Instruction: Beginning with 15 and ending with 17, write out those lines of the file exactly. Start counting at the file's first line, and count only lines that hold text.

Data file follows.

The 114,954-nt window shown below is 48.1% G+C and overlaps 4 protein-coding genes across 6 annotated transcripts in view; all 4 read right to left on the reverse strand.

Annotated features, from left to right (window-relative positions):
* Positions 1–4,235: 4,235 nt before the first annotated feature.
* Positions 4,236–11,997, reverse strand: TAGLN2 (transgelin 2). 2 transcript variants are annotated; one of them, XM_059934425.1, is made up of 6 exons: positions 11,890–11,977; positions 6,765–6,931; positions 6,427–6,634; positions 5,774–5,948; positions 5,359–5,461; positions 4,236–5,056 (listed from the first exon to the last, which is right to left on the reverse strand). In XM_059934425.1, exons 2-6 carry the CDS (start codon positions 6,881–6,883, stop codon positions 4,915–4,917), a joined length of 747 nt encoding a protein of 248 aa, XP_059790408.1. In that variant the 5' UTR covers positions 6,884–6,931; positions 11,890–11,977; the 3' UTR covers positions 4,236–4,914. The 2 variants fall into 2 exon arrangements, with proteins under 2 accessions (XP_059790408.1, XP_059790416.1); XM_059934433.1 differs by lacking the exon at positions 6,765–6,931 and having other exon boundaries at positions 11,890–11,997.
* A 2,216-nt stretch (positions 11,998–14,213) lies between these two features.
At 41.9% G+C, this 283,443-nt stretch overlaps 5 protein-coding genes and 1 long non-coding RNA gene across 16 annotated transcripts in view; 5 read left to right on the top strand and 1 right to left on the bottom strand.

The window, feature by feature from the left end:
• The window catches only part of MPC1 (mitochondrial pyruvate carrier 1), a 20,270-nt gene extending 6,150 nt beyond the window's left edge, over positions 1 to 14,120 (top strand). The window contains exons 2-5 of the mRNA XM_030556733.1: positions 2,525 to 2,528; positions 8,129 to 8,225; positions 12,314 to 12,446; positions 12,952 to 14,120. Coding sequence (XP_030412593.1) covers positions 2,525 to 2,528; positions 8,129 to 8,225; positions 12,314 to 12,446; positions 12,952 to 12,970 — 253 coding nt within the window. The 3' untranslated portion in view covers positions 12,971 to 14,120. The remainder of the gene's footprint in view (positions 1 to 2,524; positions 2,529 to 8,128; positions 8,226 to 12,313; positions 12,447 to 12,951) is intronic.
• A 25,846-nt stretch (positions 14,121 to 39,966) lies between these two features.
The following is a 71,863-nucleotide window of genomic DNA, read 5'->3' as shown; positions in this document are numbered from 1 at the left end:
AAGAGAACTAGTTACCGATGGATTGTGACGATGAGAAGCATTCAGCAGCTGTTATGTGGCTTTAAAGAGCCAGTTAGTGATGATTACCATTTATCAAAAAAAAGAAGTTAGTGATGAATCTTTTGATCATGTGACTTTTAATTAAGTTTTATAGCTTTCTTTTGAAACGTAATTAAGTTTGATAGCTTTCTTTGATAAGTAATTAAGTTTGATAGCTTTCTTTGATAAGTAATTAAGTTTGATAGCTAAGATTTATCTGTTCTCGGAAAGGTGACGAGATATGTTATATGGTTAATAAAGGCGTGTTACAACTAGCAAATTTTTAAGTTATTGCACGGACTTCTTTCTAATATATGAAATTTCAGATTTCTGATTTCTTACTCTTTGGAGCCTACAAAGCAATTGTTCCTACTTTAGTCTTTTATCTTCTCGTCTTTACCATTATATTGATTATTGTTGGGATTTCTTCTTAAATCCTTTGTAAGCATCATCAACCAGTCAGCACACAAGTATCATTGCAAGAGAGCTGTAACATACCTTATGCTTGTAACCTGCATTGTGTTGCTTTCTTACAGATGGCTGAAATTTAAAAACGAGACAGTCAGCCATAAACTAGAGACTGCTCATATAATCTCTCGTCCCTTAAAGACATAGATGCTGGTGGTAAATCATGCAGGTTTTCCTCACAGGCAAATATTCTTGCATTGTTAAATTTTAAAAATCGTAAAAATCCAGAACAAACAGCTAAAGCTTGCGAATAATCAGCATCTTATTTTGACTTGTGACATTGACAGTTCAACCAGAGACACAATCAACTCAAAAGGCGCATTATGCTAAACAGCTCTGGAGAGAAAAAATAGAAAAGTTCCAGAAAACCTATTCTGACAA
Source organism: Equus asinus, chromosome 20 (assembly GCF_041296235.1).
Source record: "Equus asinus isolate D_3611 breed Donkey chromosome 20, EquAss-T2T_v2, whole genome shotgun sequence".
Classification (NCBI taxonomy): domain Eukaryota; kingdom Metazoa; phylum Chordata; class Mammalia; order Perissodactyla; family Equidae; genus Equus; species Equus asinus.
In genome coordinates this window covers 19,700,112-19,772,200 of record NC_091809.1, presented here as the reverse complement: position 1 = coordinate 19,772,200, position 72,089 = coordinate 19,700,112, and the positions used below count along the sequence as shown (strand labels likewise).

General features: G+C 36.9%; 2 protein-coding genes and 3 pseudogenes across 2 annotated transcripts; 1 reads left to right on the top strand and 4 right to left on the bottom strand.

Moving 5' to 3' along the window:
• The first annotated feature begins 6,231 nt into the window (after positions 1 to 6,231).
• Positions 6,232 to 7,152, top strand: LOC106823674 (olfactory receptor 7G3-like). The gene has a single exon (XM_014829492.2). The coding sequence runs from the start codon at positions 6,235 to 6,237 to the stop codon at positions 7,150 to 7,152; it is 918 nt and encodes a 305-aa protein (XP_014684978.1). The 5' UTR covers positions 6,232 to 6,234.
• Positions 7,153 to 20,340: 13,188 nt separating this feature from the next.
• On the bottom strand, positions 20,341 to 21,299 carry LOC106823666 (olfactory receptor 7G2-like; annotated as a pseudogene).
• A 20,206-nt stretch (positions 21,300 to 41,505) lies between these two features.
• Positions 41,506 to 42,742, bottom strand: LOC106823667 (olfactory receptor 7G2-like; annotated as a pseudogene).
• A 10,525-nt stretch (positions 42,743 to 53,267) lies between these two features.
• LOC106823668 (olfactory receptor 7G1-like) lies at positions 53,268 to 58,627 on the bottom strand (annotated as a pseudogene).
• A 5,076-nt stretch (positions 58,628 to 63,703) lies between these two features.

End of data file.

In genome coordinates this window covers 19,700,112-19,772,200 of record NC_091809.1, presented here as the reverse complement: position 1 = coordinate 19,772,200, position 72,089 = coordinate 19,700,112, and the positions used below count along the sequence as shown (strand labels likewise).

General features: G+C 36.9%; 2 protein-coding genes and 3 pseudogenes across 2 annotated transcripts; 1 reads left to right on the top strand and 4 right to left on the bottom strand.

Moving 5' to 3' along the window: